Otto CW Kappelmann to Anna-Marie Bubendey




Daniel Metraux






Dear Anna-Marie,

Just a few lines about that commission proposition. You say I have some push to take that exam! Well, I I really don’t call it that—gall is the better name for it! To tell you the truth, I’m rather worried about the proposition—if I should pass they might put me up against some job about which I don’t know know any thing at all. However, that’s a chance everyone has to take! You see, I was awfully sick of this place and in a sort of a desperate fit, jumped into the mess I’m now in. Well, it remains to be seen whether I bit off more than I can chew, possibly luck will be with me. Howver, being yet uncertain about the whole proposition, I still do not care to mention it to anyone until things are more decided.

So far we have not heard about the exam results. Last Monday we were called up before a Lieutenant Colonel, for over at Depot Headquarters, for a personal interview. He interviewed each one separately and the very first question put to me was: ‘Do you speak German fluently?’ and also ‘Are you German decent? Where do you come from?’ so it wouldn’t surprise me at all if the German decent held me up, even in case I passed everything else, which is also still doubtful. I certainly took a lot of wild guesses in the exam., they sure did ask some awful conundrums! Of course, everyone felt rather nervous before the interview but I believe mine went off OK; at least, I was able to answer everything he asked at the interview—some questions were on military law, questions on which I flunked in the written exam; at least judging from his remark to me that if I had written the answers as well as I had verbally answered him, my mark on the law would have been very much better!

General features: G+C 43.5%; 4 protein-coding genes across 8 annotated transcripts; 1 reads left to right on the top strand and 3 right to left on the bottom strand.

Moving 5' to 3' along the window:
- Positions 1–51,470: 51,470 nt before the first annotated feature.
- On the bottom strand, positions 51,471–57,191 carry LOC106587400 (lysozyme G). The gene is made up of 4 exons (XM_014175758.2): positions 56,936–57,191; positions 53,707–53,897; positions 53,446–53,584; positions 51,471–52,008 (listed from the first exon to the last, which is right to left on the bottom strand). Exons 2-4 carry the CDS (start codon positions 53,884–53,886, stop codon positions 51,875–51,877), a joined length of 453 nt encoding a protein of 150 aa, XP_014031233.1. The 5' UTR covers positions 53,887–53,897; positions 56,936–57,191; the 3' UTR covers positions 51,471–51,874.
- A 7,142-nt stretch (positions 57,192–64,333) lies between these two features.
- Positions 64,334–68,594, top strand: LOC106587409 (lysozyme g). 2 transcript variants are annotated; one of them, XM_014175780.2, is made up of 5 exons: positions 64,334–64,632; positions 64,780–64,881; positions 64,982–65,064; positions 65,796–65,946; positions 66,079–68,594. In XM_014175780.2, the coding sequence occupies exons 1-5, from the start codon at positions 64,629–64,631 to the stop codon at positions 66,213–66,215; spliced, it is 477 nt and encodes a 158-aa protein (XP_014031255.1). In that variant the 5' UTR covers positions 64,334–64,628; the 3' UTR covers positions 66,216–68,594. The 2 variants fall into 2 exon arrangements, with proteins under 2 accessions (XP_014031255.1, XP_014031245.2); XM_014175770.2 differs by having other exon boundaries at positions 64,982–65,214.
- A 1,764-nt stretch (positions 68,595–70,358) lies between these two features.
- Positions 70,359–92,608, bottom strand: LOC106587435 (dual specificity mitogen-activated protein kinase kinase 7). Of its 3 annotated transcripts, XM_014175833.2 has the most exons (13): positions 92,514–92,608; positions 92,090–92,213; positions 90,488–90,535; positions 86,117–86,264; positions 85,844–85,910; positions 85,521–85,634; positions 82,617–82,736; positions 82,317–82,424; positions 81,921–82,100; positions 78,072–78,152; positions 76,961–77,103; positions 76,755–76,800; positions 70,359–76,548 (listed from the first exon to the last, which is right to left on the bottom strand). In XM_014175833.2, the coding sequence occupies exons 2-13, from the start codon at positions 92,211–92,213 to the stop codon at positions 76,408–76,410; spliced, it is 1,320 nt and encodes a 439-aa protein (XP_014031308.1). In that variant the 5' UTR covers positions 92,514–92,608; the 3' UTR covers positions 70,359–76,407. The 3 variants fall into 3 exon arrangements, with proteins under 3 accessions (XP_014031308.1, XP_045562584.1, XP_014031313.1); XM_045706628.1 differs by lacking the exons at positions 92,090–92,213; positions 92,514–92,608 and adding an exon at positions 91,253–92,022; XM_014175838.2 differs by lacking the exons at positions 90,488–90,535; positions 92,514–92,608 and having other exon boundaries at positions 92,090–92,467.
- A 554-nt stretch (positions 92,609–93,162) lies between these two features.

To-day I heard a rumour that three men flunked, twelve others would be commissioned direct, and the balance would be sent to school. However, I never pay much attention to rumours until they are confirmed. Who the flunked men, or the others are, I don’t know, but nothing will surprise me. I must confess, however, that the suspense is not very pleasant.You do not know how much I appreciate the fact that I can talk things over with you—there isn’t really anyone else I feel like expressing all my thoughts and ideas to—so you see I certainly do appreciate your remarks at the end of your letter.

My correspondence with Elisabeth has been kept up quite regularly. After returning from my furlough last January I often thought about the things we talked about when I was home and I’ve sort of come to the conclusion that the best thing is to remain just very good friends. I never mentioned anything else to her and it’s just as good that I did not. You know, I’ve often said that I’m not a marrying man, and I now more confirmed in that than ever before.

With lots of love,

Your brother

Original Format






Kappelmann, Otto Carl Wilhelm, 1888-1960, “Otto CW Kappelmann to Anna-Marie Bubendey,” 1918 October 1, WWP18933, Otto Kappelmann Letters, Woodrow Wilson Presidential Library & Museum, Staunton, Virginia.